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How Thanksgiving Got Its Turkey

The history of Thanksgiving is much deeper than you think. Plus, a Thanksgiving jam recipe. Thanksgiving is a myth, or at...

The history of Thanksgiving is much deeper than you think. Plus, a Thanksgiving jam recipe.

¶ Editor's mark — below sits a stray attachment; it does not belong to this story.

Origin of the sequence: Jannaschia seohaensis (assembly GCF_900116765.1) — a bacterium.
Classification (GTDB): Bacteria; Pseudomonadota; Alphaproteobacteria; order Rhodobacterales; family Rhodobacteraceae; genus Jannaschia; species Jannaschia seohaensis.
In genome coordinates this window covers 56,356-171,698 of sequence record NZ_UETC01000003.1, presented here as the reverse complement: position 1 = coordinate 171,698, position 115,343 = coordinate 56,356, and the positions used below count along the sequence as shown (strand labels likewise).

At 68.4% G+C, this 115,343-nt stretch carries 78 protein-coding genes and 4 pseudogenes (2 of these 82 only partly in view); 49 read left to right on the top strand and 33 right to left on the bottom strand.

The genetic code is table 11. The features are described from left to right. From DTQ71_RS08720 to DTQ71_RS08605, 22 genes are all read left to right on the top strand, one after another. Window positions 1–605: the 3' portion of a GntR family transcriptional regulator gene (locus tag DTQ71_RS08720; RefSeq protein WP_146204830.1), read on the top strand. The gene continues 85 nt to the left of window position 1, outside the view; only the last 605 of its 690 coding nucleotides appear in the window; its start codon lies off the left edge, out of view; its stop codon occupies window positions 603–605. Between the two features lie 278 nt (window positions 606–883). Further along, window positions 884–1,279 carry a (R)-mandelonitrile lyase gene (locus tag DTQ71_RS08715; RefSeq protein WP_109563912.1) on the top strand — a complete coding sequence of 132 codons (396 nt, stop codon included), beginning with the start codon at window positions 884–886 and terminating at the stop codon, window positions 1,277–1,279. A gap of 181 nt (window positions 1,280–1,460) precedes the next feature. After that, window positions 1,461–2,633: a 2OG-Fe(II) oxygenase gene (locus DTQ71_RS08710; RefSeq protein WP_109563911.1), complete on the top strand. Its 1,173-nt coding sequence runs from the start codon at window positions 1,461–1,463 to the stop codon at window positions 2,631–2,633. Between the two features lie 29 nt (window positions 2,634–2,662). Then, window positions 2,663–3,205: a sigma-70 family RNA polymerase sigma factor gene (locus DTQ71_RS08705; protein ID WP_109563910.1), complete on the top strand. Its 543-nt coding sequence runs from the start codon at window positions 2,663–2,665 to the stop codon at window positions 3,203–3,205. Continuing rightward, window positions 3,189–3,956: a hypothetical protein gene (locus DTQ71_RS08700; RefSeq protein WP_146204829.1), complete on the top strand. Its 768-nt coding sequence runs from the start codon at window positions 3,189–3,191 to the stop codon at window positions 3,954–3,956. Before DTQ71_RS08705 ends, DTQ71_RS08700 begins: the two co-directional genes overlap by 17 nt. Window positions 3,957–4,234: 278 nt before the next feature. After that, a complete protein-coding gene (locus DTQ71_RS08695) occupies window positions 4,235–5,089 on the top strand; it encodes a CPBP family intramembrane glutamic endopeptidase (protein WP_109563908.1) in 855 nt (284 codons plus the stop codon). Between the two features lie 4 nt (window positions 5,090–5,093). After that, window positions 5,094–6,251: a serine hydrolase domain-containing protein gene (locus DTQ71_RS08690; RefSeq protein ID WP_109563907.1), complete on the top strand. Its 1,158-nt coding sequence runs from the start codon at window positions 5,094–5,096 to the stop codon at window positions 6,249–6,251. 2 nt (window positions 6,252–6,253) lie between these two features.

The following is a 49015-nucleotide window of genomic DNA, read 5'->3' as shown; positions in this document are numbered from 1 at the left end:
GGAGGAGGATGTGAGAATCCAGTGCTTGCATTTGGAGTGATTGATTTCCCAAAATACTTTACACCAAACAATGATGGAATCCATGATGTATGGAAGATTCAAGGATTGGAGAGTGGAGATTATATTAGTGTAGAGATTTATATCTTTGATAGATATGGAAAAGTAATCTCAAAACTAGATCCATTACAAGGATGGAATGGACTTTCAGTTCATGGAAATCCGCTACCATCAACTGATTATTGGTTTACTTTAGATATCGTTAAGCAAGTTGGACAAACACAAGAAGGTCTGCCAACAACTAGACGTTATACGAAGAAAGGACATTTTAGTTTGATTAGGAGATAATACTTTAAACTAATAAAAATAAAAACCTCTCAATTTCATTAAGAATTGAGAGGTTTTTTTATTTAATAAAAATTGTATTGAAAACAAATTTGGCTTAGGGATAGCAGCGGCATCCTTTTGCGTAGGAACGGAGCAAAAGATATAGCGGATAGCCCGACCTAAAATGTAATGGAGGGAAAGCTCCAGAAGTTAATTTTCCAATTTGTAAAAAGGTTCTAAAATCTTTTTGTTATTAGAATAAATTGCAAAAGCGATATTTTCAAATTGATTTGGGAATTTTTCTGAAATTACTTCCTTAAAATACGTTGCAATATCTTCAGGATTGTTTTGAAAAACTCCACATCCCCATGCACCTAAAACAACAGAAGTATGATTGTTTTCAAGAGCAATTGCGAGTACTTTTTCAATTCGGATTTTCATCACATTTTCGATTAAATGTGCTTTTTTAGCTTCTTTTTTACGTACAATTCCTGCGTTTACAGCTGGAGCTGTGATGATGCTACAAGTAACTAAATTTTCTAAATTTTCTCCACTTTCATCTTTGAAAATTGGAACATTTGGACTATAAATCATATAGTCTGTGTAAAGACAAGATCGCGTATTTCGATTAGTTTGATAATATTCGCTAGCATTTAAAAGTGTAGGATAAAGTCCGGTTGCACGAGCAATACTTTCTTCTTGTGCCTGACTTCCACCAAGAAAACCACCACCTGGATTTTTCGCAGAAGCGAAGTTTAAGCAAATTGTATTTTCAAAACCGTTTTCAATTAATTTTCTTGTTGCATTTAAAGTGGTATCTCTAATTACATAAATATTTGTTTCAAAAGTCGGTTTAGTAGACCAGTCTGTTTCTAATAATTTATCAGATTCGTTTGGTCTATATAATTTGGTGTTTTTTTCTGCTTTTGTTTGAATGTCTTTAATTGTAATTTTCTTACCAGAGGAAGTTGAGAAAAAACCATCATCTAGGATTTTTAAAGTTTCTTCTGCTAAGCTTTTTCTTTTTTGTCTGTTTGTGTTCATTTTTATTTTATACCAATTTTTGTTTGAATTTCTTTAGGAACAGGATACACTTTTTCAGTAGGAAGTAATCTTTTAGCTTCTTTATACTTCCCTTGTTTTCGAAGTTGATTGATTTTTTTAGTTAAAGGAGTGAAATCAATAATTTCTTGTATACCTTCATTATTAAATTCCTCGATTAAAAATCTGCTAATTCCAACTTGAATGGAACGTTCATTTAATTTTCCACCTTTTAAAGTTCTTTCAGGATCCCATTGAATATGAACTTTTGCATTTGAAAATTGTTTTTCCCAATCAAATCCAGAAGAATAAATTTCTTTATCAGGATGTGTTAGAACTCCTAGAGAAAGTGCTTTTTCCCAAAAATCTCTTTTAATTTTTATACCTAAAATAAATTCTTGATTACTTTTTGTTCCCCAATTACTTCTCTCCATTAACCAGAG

Thanksgiving is a myth, or at least it is as taught to school children. I don't mean to be a spoil-sport. Thanksgiving is still my favorite holiday, in part because it sanctifies gluttony. More meaningfully, it also is the rare holiday that is framed by beliefs I hold dear: about nature's abundance, the vitality of kinship across the generations, and the universal brotherhood of the table.But the fond story about Pilgrims in brass-buckle shoes being saved from starvation in 1621 by kindly buckskin-clad Indians bearing gifts of wild game and corn is a legend, according to a fascinating article by food historian Andrew F. Smith that appeared in the fall, 2003, issue of the academic journal Gastronomica. The Thanksgiving meal is as laden with symbolism as sustenance; it's just that the true meaning isn't exactly what we learned in grade school.After the grave Puritans arrived on the Mayflower and established Plimoth Plantation in 1620, they promptly began to issue all sorts of thanksgiving proclamations. These "celebrations" might be declared in observance of "a military victory, a good harvest, or a providential rainfall," says Smith, but they were solemn days of prayer, not sumptuous meals shared with their First Nation brothers.It's true that there does exist a letter dated December, 1621, that mentions a big feast of wild fowl eaten with Native American king Massasoit and his men, and the missive has since been enshrined as evidence of the original thanksgiving feast. But the purpose of this letter makes it suspect: It was sent to England to attract more settlers to Plymouth Plantation. Rather than the founding document of America's a multicultural past, it's something of a hyped-up real-estate advertisement.

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